In a recent study published in Epigenetics, researchers investigated the epigenetic rewiring of odor perception in severe acute respiratory syndrome coronavirus 2 (SARS-CoV-2)-infected cells.
Most coronavirus disease 2019 (COVID-19)-recovered individuals experience mild to moderate symptoms while some recoverees display no symptoms. While various studies have shown that viruses like SARS-CoV-2 evade the immune system via epigenetic pathways, including deoxyribonucleic acid (DNA) methylation, research is needed to understand the importance of these modifications in the healthy recovery of individuals infected with COVID-19.
About the study
In the present study, researchers compared the epigenomic DNA patterns in COVID-19 convalescent individuals to those in uninfected controls before and after the COVID-19 pandemic.
The team enrolled participants during the first COVID-19 wave in Linkoping, Sweden, between 29 May 2020 and 10 July 2020. The eligible participants included persons who had recovered from COVID-19 and those with no history of a COVID-19 infection. The team obtained saliva and blood samples from 38 participants belonging to three distinct cohorts: (1) non-infected controls (Con) including healthy individuals who had neither SARS-CoV-2-specific T-cell or immunoglobulin G (IgG) responses, (2) COVID-19 convalescent persons (CC19) who reported either mild or asymptomatic initial infection showed the presence of IgG antibodies specific to SARS-CoV-2 using suspension multiplex immunoassay (SMIA), and (3) asymptomatic individuals displaying SARS-CoV-2-specific T (SFT) responses.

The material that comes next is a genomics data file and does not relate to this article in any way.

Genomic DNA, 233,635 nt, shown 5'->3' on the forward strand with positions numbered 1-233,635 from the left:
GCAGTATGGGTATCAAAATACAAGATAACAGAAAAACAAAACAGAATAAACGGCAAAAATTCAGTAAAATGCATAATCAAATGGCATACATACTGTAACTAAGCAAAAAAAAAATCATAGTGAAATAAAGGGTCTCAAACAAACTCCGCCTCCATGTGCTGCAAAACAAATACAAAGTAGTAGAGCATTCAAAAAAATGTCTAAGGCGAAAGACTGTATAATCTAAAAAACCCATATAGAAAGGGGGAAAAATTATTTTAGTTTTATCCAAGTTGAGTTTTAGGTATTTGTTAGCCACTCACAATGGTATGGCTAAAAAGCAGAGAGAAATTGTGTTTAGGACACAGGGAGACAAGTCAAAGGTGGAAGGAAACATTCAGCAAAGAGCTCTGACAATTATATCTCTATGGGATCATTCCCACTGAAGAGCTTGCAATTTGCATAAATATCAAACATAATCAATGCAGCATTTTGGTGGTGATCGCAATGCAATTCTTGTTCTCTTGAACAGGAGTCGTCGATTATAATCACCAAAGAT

The participants answered health questionnaires related to self-reported COVID-19 symptoms, including shortness of breath, headache, fever, cough, muscle pain, fatigue, loss of taste or smell, congestion, or nausea. The questionnaires also collected information regarding the dates corresponding to the self-reported symptoms, duration between sampling and symptom onset, age, gender, height, weight, and medical history.
The team compared the DNA patterns across the epigenome in peripheral blood mononuclear cells (PBMC) found in non-infected controls to those in recovered COVID-19 convalescent persons and from asymptomatic participants who presented T cell responses specific to SARS-CoV-2. The variations in the DNA methylome among the different sample cohorts were identified by performing principal component analyses (PCA).
The study results showed that three principal PCs were the major contributors to the variations within DNA patterns across the epigenome. The team observed that the contributing components among the CC19 participants were remarkably different from those in the Con and SFT cohorts. A total of 87 distinct differentially methylated CpGs (DMCs) were found in comparing CC19 DNA methylomes to the Con methylomes. This showed that the DMC signature could efficiently differentiate the CC19s from the Con and SFT participants, suggesting that a previous SARS-CoV-2 infection might have led to the variation in the epigenome that persisted for a few months after recovery from the infection.